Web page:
The authorities define insurable hours as the total number of hours for which employees work each week, for which they receive insurable earnings. Annex 1 describes the different types of insurable earnings. These earnings typically include:
Overtime pay and,
Statutory holiday pay
In case the employee received statutory holiday pay, the employer would need to include the statutory holiday hours in the total insurable hours. This is valid unless the statutory holiday took place after the date specified in Block 11 (for more details on this, refer to the section titled ‘Block 17B: The Statutory Holiday Pay’ that appears subsequently in this document). If this is the case, the employer might or might not have to include the statutory holiday hours in the total insurable hours. All this typically depends on whether the employee’s departure is final or not final.
The Case in Situations Where the Employee’s Departure is Final
The authorities consider an employee’s departure as final when the employer-employee relationship is not expected to continue in the future. For instance, a departure is final in cases where:
The employer dismisses an employee
Restructuring the organisation results in the disappearance of a job
The business closes or,
The employee voluntarily leaves the services of the employer
In case the departure is final, the employer would not need to include the hours for a paid statutory holiday that takes place after the date in Block 11 in the employee’s total insurable hours i.e. Block 15A.
For instance, Dominic began working for an employer on February 15, 2015, and his last day of work was December 17, 2015. The employer does not require to fill this vacant position in the company any longer. This means that Dominic’s departure is final. In this scenario, the employer would need to pay employees for paid statutory holidays that take place during the month of departure. This is why the employer would need to pay Dominic for the statutory holiday that falls on December 25, 2015.
While completing Dominic’s Record of Employment (ROE), the employer would need to put 15 February, 2015 in Block 10. The employer would need to put 17 December, 2015 in Block 11. For determining the Block 15A amount, the employer would need to use the last 44 pay periods to calculate Dominic’s total insurable hours. This is because the employer follows a weekly pay period. In addition, this is because there are 44 full, partial and nil pay periods that fall during the period of employment. It is worth highlighting that employers would not include the hours for the December 25 statutory holiday in his total insurable hours. This is because Dominic’s departure is final. This is applicable even though the employer would have paid Dominic for the December 25 statutory holiday.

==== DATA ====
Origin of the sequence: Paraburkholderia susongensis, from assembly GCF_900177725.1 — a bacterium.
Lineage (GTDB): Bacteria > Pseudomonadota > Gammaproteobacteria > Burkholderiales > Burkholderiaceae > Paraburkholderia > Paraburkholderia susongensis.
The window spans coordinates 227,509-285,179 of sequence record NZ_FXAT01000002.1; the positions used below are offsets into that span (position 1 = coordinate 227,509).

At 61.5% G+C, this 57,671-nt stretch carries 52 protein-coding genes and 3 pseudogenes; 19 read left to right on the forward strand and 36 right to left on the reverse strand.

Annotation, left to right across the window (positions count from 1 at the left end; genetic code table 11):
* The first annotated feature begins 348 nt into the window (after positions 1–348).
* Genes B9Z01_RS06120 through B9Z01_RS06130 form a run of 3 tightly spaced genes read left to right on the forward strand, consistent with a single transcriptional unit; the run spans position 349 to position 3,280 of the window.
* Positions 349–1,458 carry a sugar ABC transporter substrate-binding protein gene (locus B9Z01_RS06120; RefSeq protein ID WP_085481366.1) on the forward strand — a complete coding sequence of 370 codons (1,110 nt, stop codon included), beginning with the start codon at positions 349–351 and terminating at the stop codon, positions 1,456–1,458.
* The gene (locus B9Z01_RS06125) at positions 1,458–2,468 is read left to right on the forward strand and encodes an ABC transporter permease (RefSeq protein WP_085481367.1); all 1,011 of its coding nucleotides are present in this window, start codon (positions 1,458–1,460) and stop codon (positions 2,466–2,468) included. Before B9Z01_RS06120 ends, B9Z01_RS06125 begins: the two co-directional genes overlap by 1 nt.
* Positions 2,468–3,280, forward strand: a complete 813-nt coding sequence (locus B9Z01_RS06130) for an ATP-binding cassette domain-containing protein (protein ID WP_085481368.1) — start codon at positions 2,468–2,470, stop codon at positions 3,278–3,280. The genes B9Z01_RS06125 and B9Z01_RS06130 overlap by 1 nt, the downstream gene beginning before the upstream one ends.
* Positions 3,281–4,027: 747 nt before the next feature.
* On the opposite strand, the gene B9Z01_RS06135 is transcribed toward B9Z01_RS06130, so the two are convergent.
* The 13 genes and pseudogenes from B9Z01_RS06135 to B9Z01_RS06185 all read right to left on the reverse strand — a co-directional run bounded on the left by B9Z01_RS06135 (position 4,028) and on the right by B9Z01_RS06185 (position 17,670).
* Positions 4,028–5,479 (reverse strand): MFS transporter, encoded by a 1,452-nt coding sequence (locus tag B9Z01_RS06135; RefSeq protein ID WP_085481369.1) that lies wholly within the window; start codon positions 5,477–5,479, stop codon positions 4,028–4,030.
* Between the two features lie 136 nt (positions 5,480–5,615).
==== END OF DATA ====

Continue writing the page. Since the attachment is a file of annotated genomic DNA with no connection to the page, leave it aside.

The Case in Situations Where the Employee’s Departure is Not Final
The authorities consider an employee’s departure as not being final when the employer-employee relationship is expected to continue in the future. For instance, the employee’s departure is not final in situations where:
The employee will be returning to work after a period of leave or,
The employer intends to rehire the employee after a temporary layoff
This is applicable even in situations where the employer does not know the return date of the employee
In situations where the employee’s departure is not final, the employer will consider the hours as insurable if the employer has paid for a statutory holiday. This is why employers would need to include these hours in the employee’s total insurable hours in Block 15A.
For instance, consider a situation where an employer pays employees on a biweekly pay period i.e. a period that ends every other Friday. Lisa has worked at this employer’s factory since May 15, 2010, without any work interruptions. The employer has not issued any previous Records of Employment (ROEs) to Lisa. With effect from December 31, 2015, the employer needs to shut the factory down temporarily for a span of two months for performing the required maintenance. Lisa’s last day of work is December 30, 2015. However, she plans to return to work once the maintenance work is over. This employer pays the employees for statutory holidays. For this reason, this employer would need to pay Lisa for the statutory holiday on January 01, 2016.
While filling in Lisa’s Record of Employment (ROE), the employer would need to enter 15 May, 2010 in Block 11. Similarly, the employer would need to put 30 December, 2015, in Block 11. Lastly, the employer would need to put 01 January, 2016, in Block 12. This is because this is the ending date of the last pay period. It is worth mentioning that Lisa worked for more than the maximum number of 27 biweekly pay periods. This is why the employer would need to use the last 27 pay periods for determining Lisa’s total insurable hours. In addition, Lisa’s departure is not final. Therefore, the employer would need to include the statutory holiday hours in the total insurable hours the employer enters in Block 15A. Moreover, the employer would need to include the statutory holiday pay in PP 1 i.e. the final pay period field of Block 15C. Lastly, the employer would need to enter 01 January, 2016 in Block 17B, along with the amount.